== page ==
ScienceDaily — Debate over the origin of large-scale polygons (hundreds of meters to kilometers in diameter) on Mars remains active even after several decades of detailed observations. Similarity in geometric patterns on Mars and Earth has long captured the imagination. In this new article from GSA Today, geologists at The University of Texas at Austin examine these large-scale polygons and compare them to similar features on Earth's seafloor, which they believe may have formed via similar processes.
Understanding these processes may in turn fuel support for the idea of ancient oceans on Mars.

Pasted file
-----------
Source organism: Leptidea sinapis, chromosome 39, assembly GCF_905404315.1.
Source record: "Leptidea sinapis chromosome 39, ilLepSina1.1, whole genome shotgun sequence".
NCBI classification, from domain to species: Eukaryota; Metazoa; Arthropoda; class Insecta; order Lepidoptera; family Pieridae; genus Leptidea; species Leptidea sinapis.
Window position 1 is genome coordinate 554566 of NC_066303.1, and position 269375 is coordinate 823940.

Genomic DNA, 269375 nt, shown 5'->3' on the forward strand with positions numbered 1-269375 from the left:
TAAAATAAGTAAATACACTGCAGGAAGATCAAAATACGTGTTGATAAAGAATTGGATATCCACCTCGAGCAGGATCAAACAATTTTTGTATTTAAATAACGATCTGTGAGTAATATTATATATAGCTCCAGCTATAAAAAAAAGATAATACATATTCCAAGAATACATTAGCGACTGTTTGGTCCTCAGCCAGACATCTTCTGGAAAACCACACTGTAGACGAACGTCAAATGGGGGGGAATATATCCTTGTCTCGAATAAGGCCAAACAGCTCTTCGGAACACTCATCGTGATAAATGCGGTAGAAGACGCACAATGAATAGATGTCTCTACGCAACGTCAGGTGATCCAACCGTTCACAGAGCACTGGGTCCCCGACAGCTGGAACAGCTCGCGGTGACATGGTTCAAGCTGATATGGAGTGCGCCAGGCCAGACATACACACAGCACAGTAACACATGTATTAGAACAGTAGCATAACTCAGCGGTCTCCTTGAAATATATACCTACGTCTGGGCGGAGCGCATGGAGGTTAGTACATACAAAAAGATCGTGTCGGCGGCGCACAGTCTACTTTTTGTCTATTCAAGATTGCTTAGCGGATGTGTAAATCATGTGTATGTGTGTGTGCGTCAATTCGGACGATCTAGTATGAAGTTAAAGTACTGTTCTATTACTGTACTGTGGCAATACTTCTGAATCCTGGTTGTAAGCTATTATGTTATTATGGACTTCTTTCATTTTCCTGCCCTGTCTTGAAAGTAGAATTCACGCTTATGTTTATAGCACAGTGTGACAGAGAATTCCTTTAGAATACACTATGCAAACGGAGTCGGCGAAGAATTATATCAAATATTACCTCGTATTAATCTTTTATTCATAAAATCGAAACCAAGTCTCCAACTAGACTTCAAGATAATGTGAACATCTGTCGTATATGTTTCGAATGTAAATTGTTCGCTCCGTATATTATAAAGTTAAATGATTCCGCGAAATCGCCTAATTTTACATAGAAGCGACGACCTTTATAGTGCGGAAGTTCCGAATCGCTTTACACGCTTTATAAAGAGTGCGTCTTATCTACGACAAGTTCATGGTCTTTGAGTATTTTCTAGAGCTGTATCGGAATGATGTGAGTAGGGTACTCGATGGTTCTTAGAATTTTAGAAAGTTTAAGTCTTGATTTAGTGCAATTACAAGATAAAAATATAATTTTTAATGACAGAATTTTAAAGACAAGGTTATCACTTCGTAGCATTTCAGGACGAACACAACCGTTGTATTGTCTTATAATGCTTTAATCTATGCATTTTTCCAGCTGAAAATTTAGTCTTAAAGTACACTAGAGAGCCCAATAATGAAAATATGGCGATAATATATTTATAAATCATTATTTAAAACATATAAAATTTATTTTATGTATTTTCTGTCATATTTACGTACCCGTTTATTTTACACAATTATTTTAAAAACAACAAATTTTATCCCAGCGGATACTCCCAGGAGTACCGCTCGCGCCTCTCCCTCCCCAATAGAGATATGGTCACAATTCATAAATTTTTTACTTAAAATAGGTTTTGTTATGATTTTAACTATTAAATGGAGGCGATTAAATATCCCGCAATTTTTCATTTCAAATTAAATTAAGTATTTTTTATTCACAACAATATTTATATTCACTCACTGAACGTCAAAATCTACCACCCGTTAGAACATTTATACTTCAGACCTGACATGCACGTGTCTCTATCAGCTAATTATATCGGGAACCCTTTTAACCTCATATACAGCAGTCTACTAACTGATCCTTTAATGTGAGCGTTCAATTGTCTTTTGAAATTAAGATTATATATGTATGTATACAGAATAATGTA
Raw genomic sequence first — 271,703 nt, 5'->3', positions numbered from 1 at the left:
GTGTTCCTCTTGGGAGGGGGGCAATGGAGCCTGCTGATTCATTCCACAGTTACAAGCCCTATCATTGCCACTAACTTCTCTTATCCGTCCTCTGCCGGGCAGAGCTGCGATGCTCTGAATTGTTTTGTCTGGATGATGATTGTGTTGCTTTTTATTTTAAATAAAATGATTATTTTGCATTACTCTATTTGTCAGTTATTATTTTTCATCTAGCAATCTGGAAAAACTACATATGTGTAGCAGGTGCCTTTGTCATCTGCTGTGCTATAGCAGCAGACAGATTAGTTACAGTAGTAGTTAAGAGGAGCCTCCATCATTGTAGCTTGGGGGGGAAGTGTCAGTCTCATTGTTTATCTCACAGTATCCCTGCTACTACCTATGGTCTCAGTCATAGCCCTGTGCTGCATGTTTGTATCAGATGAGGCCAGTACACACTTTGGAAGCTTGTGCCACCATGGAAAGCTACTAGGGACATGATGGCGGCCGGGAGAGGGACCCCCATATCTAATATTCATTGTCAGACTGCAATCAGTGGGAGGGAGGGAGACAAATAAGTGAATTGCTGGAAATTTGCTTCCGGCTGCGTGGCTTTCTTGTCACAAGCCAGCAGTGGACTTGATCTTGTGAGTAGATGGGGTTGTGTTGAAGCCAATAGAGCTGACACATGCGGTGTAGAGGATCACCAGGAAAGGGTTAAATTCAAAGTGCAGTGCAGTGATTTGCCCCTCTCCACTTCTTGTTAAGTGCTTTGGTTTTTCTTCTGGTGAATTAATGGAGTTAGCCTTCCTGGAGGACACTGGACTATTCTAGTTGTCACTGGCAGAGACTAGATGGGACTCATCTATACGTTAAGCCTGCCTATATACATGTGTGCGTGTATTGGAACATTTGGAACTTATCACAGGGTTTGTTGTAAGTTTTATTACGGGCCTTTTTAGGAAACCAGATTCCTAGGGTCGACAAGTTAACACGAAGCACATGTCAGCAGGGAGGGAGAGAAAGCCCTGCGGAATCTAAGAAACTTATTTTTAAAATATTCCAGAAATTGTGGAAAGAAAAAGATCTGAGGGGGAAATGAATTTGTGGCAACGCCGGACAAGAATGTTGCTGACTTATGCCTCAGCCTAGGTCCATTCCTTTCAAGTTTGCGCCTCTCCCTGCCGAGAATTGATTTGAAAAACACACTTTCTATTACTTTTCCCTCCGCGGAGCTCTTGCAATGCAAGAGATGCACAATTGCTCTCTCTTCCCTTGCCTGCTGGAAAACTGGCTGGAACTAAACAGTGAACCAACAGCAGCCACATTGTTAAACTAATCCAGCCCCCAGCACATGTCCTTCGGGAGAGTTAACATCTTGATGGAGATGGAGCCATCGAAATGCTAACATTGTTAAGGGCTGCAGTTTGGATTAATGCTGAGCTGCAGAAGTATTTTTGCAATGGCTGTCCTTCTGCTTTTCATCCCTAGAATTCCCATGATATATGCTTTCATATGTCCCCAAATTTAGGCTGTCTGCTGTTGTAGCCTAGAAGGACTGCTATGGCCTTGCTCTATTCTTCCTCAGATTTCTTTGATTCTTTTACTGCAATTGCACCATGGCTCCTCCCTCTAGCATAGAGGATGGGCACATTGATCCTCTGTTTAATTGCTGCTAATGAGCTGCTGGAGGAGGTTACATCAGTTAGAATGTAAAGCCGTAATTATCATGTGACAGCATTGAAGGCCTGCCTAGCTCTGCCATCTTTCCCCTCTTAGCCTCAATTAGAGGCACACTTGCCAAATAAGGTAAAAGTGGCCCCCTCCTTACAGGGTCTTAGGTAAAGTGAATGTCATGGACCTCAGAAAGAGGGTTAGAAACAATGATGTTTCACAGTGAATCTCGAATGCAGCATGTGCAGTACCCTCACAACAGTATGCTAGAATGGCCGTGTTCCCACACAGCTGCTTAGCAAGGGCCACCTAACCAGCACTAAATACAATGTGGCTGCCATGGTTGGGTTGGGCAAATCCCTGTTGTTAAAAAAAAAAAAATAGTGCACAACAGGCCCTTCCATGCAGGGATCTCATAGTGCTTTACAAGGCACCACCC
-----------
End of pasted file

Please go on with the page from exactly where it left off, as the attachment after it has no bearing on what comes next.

Through examination of THEMIS, MOLA, Viking, and Mariner data and images, planetary scientists have found that areas on the northern plains of Mars are divided into large polygon-shaped portions and that sets of these polygons span extensive areas of the Martian surface. Smaller polygon-shaped bodies are found elsewhere on Mars, but these are best explained by thermal contraction processes similar to those in terrestrial permafrost environments and not likely to form larger polygons.
In the August 2012 issue of GSA Today, Lorena Moscardelli and her colleagues from The University of Texas at Austin present a detailed comparison of the geometric features of these large Martian polygons and similar features found in deep-sea sediments here on Earth. Moscardelli and colleagues note striking similarities.